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The untold story of China's rise as a global superpower, chronicled through the diplomatic shock troops that connect Beijing to the world. China's Civilian Army charts China's transformation from an isolated and impoverished communist state to a global superpower from the perspective of those on the front line: China's diplomats. They give a rare perspective on the greatest The untold story of China's rise as a global superpower, chronicled through the diplomatic shock troops that connect Beijing to the world. China's Civilian Army charts China's transformation from an isolated and impoverished communist state to a global superpower from the perspective of those on the front line: China's diplomats. They give a rare perspective on the greatest geopolitical drama of the last half century. In the early days of the People's Republic, diplomats were highly-disciplined, committed communists who feared revealing any weakness to the threatening capitalist world. Remarkably, the model that revolutionary leader Zhou Enlai established continues to this day despite the massive changes the country has undergone in recent decades. Little is known or understood about the inner workings of the Chinese government as the country bursts onto the world stage, as the world's second largest economy and an emerging military superpower. China's Diplomats embody its battle between insecurity and self-confidence, internally and externally. To this day, Chinese diplomats work in pairs so that one can always watch the other for signs of ideological impurity. They're often dubbed China's "wolf warriors" for their combative approach to asserting Chinese interests. Drawing for the first time on the memoirs of more than a hundred retired diplomats as well as author Peter Martin's first-hand reporting as a journalist in Beijing, this groundbreaking book blends history with current events to tease out enduring lessons about the kind of power China is set to become. It is required reading for anyone who wants to understand China's quest for global power, as seen from the inside.


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The untold story of China's rise as a global superpower, chronicled through the diplomatic shock troops that connect Beijing to the world. China's Civilian Army charts China's transformation from an isolated and impoverished communist state to a global superpower from the perspective of those on the front line: China's diplomats. They give a rare perspective on the greatest The untold story of China's rise as a global superpower, chronicled through the diplomatic shock troops that connect Beijing to the world. China's Civilian Army charts China's transformation from an isolated and impoverished communist state to a global superpower from the perspective of those on the front line: China's diplomats. They give a rare perspective on the greatest geopolitical drama of the last half century. In the early days of the People's Republic, diplomats were highly-disciplined, committed communists who feared revealing any weakness to the threatening capitalist world. Remarkably, the model that revolutionary leader Zhou Enlai established continues to this day despite the massive changes the country has undergone in recent decades. Little is known or understood about the inner workings of the Chinese government as the country bursts onto the world stage, as the world's second largest economy and an emerging military superpower. China's Diplomats embody its battle between insecurity and self-confidence, internally and externally. To this day, Chinese diplomats work in pairs so that one can always watch the other for signs of ideological impurity. They're often dubbed China's "wolf warriors" for their combative approach to asserting Chinese interests. Drawing for the first time on the memoirs of more than a hundred retired diplomats as well as author Peter Martin's first-hand reporting as a journalist in Beijing, this groundbreaking book blends history with current events to tease out enduring lessons about the kind of power China is set to become. It is required reading for anyone who wants to understand China's quest for global power, as seen from the inside.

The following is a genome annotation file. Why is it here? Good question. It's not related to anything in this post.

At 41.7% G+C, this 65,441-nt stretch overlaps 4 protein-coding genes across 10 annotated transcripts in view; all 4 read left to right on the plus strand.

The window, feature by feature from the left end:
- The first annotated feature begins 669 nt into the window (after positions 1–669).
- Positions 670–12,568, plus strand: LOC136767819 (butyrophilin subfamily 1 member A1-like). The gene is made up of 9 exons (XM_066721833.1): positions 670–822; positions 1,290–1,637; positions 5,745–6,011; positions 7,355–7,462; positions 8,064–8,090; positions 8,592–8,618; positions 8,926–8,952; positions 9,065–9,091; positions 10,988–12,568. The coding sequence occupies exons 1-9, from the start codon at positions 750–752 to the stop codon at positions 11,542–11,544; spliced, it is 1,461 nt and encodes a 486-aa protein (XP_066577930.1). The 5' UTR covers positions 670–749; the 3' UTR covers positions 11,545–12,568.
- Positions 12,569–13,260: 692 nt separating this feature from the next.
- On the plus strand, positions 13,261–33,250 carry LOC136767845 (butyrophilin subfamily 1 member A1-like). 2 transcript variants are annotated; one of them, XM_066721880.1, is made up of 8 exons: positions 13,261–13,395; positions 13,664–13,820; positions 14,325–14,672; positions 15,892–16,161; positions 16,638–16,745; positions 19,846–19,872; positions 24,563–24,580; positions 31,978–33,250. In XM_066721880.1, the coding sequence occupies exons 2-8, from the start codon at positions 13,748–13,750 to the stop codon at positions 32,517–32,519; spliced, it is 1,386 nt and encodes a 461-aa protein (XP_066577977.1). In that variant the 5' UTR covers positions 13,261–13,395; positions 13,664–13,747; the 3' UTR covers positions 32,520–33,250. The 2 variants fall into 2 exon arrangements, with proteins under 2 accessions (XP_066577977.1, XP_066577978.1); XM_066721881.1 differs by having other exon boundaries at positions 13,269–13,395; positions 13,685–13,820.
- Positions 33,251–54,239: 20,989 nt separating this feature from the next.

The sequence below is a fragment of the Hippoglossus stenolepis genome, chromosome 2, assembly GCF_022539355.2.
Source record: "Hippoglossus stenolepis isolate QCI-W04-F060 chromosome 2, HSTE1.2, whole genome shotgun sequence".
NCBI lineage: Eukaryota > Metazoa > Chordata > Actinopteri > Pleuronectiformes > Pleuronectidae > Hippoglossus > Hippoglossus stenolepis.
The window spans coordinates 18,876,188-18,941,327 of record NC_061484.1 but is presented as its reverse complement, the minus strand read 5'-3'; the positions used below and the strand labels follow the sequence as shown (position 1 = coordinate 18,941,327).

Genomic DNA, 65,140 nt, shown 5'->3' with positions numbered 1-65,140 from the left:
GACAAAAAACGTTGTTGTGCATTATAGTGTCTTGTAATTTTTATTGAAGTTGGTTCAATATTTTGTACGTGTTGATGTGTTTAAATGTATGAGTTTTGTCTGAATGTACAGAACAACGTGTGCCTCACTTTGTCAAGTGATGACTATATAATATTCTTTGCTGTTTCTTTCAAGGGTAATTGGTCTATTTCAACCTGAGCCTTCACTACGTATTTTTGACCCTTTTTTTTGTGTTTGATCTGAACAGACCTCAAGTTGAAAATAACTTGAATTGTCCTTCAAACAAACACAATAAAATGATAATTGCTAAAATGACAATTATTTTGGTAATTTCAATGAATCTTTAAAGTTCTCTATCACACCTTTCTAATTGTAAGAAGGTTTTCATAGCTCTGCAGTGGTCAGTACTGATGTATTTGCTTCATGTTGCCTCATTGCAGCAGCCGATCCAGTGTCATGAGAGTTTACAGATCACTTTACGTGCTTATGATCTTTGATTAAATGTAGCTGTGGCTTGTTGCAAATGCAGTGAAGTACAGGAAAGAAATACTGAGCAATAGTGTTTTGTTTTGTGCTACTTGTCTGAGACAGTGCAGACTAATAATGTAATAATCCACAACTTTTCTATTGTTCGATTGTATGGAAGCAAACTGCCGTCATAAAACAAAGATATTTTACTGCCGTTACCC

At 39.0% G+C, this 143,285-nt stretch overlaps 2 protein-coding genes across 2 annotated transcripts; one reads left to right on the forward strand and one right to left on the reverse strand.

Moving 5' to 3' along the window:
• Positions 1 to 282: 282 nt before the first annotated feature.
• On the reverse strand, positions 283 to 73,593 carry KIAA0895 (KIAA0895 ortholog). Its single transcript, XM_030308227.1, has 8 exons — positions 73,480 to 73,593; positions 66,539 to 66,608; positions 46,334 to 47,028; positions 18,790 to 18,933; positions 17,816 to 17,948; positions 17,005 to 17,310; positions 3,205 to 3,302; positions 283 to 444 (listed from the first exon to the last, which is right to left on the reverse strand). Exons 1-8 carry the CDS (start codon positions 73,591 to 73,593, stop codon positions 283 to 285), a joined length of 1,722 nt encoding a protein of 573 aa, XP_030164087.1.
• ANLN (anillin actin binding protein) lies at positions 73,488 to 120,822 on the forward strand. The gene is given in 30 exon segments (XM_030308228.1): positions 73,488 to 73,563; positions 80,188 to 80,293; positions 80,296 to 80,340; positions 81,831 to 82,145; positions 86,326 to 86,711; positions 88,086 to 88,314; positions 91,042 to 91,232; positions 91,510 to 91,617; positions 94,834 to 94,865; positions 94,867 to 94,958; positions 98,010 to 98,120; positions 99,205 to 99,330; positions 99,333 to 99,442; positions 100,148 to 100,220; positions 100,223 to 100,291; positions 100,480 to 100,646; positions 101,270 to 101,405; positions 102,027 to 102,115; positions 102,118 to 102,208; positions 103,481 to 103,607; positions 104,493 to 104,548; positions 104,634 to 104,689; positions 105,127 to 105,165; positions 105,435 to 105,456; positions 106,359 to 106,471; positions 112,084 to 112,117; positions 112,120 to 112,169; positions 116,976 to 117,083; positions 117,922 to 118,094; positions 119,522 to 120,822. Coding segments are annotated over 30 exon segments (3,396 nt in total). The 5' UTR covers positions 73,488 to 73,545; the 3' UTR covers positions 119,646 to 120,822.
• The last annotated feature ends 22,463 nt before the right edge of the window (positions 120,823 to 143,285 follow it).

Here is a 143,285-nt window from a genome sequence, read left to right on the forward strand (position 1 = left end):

48 review for China's Civilian Army: The Making of Wolf Warrior Diplomacy

  1. 4 out of 5

    Nicholas Whyte